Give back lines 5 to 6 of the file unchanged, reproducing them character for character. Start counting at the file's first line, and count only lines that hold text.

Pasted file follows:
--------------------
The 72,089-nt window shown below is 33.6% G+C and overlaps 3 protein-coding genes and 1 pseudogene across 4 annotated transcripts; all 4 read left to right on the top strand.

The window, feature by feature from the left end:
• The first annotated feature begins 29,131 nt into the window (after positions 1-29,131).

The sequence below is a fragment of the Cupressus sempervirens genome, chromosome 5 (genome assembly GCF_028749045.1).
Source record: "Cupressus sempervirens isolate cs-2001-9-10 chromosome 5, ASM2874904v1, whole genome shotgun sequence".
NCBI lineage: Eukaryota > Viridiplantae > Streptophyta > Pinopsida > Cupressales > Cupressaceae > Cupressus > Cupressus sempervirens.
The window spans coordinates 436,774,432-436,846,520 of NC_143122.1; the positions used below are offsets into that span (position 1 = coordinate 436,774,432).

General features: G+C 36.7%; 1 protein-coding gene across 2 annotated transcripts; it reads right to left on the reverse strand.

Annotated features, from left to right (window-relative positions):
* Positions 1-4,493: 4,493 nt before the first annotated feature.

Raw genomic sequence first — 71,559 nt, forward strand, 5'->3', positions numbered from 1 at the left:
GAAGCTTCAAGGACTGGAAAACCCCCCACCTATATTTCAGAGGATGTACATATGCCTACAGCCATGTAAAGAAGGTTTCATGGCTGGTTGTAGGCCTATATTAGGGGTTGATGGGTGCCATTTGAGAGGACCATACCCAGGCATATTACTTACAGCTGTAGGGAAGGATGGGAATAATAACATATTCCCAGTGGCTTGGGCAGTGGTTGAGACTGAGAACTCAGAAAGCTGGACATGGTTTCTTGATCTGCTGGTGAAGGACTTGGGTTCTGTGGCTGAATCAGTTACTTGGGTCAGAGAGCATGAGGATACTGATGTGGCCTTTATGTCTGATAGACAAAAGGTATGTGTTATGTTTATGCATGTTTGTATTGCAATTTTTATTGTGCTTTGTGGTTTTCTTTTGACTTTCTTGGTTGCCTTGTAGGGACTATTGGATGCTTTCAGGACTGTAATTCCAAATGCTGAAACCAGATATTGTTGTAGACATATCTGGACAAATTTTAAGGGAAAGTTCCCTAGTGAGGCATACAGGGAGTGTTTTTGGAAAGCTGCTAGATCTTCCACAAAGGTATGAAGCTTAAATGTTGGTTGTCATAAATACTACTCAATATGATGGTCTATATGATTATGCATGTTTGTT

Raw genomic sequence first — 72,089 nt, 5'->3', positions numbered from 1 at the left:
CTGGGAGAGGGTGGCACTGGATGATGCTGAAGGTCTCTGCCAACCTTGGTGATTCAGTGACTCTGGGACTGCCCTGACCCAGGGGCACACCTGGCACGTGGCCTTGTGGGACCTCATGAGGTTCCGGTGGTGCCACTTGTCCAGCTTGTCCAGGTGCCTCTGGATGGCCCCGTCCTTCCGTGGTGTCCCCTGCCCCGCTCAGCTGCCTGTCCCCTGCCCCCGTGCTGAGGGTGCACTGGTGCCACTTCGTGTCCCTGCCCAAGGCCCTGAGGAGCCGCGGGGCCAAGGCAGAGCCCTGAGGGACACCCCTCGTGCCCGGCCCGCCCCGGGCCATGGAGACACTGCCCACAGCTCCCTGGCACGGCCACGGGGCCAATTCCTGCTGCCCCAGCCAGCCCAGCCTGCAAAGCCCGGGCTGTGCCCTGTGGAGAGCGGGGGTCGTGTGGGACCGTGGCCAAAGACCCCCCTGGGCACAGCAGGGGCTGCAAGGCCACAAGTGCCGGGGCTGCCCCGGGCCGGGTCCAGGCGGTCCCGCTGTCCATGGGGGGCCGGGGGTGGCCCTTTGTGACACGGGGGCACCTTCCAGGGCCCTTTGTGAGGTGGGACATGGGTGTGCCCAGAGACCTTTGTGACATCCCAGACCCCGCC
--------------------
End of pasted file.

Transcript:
Source record: "Cupressus sempervirens isolate cs-2001-9-10 chromosome 5, ASM2874904v1, whole genome shotgun sequence".
NCBI lineage: Eukaryota > Viridiplantae > Streptophyta > Pinopsida > Cupressales > Cupressaceae > Cupressus > Cupressus sempervirens.